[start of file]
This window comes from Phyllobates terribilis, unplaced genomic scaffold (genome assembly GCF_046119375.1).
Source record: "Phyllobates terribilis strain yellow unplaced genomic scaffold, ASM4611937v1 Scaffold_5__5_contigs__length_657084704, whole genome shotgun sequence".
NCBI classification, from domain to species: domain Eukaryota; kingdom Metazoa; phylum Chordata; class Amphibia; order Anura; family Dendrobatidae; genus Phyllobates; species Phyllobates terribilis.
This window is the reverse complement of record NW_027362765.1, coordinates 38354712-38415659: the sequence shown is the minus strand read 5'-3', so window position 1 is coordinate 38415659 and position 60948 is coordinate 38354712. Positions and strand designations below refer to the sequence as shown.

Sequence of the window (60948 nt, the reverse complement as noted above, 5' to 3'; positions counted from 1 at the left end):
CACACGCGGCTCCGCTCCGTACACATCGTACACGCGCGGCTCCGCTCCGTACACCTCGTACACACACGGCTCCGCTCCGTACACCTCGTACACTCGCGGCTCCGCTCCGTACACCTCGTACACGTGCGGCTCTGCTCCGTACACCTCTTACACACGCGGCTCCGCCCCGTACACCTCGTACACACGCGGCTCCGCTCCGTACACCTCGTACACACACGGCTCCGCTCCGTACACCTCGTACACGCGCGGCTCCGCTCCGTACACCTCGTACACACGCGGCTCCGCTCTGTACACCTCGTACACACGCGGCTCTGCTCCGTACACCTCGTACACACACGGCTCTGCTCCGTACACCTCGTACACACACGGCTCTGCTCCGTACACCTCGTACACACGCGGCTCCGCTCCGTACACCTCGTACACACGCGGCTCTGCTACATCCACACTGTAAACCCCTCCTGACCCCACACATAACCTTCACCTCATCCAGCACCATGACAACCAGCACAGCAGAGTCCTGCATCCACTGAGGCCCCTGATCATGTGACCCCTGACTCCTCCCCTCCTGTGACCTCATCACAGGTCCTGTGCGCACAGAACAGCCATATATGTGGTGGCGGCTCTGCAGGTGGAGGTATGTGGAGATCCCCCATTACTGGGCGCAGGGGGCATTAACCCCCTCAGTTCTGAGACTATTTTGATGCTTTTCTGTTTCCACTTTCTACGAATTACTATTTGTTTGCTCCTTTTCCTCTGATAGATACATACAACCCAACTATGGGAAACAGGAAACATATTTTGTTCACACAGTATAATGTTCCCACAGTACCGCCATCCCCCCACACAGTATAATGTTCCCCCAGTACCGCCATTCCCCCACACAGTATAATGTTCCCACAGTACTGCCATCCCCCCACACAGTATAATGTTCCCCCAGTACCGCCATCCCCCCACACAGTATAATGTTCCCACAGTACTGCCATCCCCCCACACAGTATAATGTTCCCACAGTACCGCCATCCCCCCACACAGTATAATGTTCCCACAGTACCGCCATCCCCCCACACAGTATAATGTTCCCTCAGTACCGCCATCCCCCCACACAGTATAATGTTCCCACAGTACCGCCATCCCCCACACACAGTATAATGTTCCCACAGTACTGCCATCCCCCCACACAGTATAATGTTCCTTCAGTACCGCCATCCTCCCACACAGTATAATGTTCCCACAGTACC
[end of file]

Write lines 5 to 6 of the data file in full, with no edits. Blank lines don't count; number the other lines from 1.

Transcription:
Sequence of the window (60948 nt, the reverse complement as noted above, 5' to 3'; positions counted from 1 at the left end):
CACACGCGGCTCCGCTCCGTACACATCGTACACGCGCGGCTCCGCTCCGTACACCTCGTACACACACGGCTCCGCTCCGTACACCTCGTACACTCGCGGCTCCGCTCCGTACACCTCGTACACGTGCGGCTCTGCTCCGTACACCTCTTACACACGCGGCTCCGCCCCGTACACCTCGTACACACGCGGCTCCGCTCCGTACACCTCGTACACACACGGCTCCGCTCCGTACACCTCGTACACGCGCGGCTCCGCTCCGTACACCTCGTACACACGCGGCTCCGCTCTGTACACCTCGTACACACGCGGCTCTGCTCCGTACACCTCGTACACACACGGCTCTGCTCCGTACACCTCGTACACACACGGCTCTGCTCCGTACACCTCGTACACACGCGGCTCCGCTCCGTACACCTCGTACACACGCGGCTCTGCTACATCCACACTGTAAACCCCTCCTGACCCCACACATAACCTTCACCTCATCCAGCACCATGACAACCAGCACAGCAGAGTCCTGCATCCACTGAGGCCCCTGATCATGTGACCCCTGACTCCTCCCCTCCTGTGACCTCATCACAGGTCCTGTGCGCACAGAACAGCCATATATGTGGTGGCGGCTCTGCAGGTGGAGGTATGTGGAGATCCCCCATTACTGGGCGCAGGGGGCATTAACCCCCTCAGTTCTGAGACTATTTTGATGCTTTTCTGTTTCCACTTTCTACGAATTACTATTTGTTTGCTCCTTTTCCTCTGATAGATACATACAACCCAACTATGGGAAACAGGAAACATATTTTGTTCACACAGTATAATGTTCCCACAGTACCGCCATCCCCCCACACAGTATAATGTTCCCCCAGTACCGCCATTCCCCCACACAGTATAATGTTCCCACAGTACTGCCATCCCCCCACACAGTATAATGTTCCCCCAGTACCGCCATCCCCCCACACAGTATAATGTTCCCACAGTACTGCCATCCCCCCACACAGTATAATGTTCCCACAGTACCGCCATCCCCCCACACAGTATAATGTTCCCACAGTACCGCCATCCCCCCACACAGTATAATGTTCCCTCAGTACCGCCATCCCCCCACACAGTATAATGTTCCCACAGTACCGCCATCCCCCACACACAGTATAATGTTCCCACAGTACTGCCATCCCCCCACACAGTATAATGTTCCTTCAGTACCGCCATCCTCCCACACAGTATAATGTTCCCACAGTACC